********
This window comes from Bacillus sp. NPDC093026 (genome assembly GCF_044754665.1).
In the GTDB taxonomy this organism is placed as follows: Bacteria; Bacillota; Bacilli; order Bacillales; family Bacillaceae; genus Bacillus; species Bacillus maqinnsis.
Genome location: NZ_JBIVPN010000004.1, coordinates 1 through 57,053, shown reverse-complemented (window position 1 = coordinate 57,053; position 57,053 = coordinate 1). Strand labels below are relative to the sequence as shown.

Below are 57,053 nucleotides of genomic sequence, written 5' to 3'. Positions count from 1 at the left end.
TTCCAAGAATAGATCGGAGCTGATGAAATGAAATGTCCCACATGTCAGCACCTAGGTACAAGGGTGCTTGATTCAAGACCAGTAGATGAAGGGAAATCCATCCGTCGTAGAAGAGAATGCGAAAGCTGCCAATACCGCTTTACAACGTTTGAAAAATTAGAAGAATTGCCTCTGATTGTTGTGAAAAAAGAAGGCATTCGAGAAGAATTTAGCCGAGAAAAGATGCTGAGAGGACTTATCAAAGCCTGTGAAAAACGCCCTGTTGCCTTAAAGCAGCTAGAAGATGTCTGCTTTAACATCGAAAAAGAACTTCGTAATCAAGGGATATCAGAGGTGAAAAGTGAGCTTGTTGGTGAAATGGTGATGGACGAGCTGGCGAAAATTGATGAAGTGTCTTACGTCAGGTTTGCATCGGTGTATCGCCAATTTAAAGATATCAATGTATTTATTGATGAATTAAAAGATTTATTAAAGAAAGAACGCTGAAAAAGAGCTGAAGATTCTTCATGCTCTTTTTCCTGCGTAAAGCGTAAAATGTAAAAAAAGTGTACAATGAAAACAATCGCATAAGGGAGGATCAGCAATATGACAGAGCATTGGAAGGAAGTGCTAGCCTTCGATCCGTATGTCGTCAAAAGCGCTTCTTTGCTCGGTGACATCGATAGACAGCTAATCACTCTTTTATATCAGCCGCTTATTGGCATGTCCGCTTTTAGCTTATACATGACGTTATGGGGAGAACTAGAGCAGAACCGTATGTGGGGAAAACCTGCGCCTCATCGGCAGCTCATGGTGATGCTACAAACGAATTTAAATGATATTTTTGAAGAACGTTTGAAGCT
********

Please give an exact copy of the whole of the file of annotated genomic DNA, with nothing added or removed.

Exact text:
This window comes from Bacillus sp. NPDC093026 (genome assembly GCF_044754665.1).
In the GTDB taxonomy this organism is placed as follows: Bacteria; Bacillota; Bacilli; order Bacillales; family Bacillaceae; genus Bacillus; species Bacillus maqinnsis.
Genome location: NZ_JBIVPN010000004.1, coordinates 1 through 57,053, shown reverse-complemented (window position 1 = coordinate 57,053; position 57,053 = coordinate 1). Strand labels below are relative to the sequence as shown.

Below are 57,053 nucleotides of genomic sequence, written 5' to 3'. Positions count from 1 at the left end.
TTCCAAGAATAGATCGGAGCTGATGAAATGAAATGTCCCACATGTCAGCACCTAGGTACAAGGGTGCTTGATTCAAGACCAGTAGATGAAGGGAAATCCATCCGTCGTAGAAGAGAATGCGAAAGCTGCCAATACCGCTTTACAACGTTTGAAAAATTAGAAGAATTGCCTCTGATTGTTGTGAAAAAAGAAGGCATTCGAGAAGAATTTAGCCGAGAAAAGATGCTGAGAGGACTTATCAAAGCCTGTGAAAAACGCCCTGTTGCCTTAAAGCAGCTAGAAGATGTCTGCTTTAACATCGAAAAAGAACTTCGTAATCAAGGGATATCAGAGGTGAAAAGTGAGCTTGTTGGTGAAATGGTGATGGACGAGCTGGCGAAAATTGATGAAGTGTCTTACGTCAGGTTTGCATCGGTGTATCGCCAATTTAAAGATATCAATGTATTTATTGATGAATTAAAAGATTTATTAAAGAAAGAACGCTGAAAAAGAGCTGAAGATTCTTCATGCTCTTTTTCCTGCGTAAAGCGTAAAATGTAAAAAAAGTGTACAATGAAAACAATCGCATAAGGGAGGATCAGCAATATGACAGAGCATTGGAAGGAAGTGCTAGCCTTCGATCCGTATGTCGTCAAAAGCGCTTCTTTGCTCGGTGACATCGATAGACAGCTAATCACTCTTTTATATCAGCCGCTTATTGGCATGTCCGCTTTTAGCTTATACATGACGTTATGGGGAGAACTAGAGCAGAACCGTATGTGGGGAAAACCTGCGCCTCATCGGCAGCTCATGGTGATGCTACAAACGAATTTAAATGATATTTTTGAAGAACGTTTGAAGCT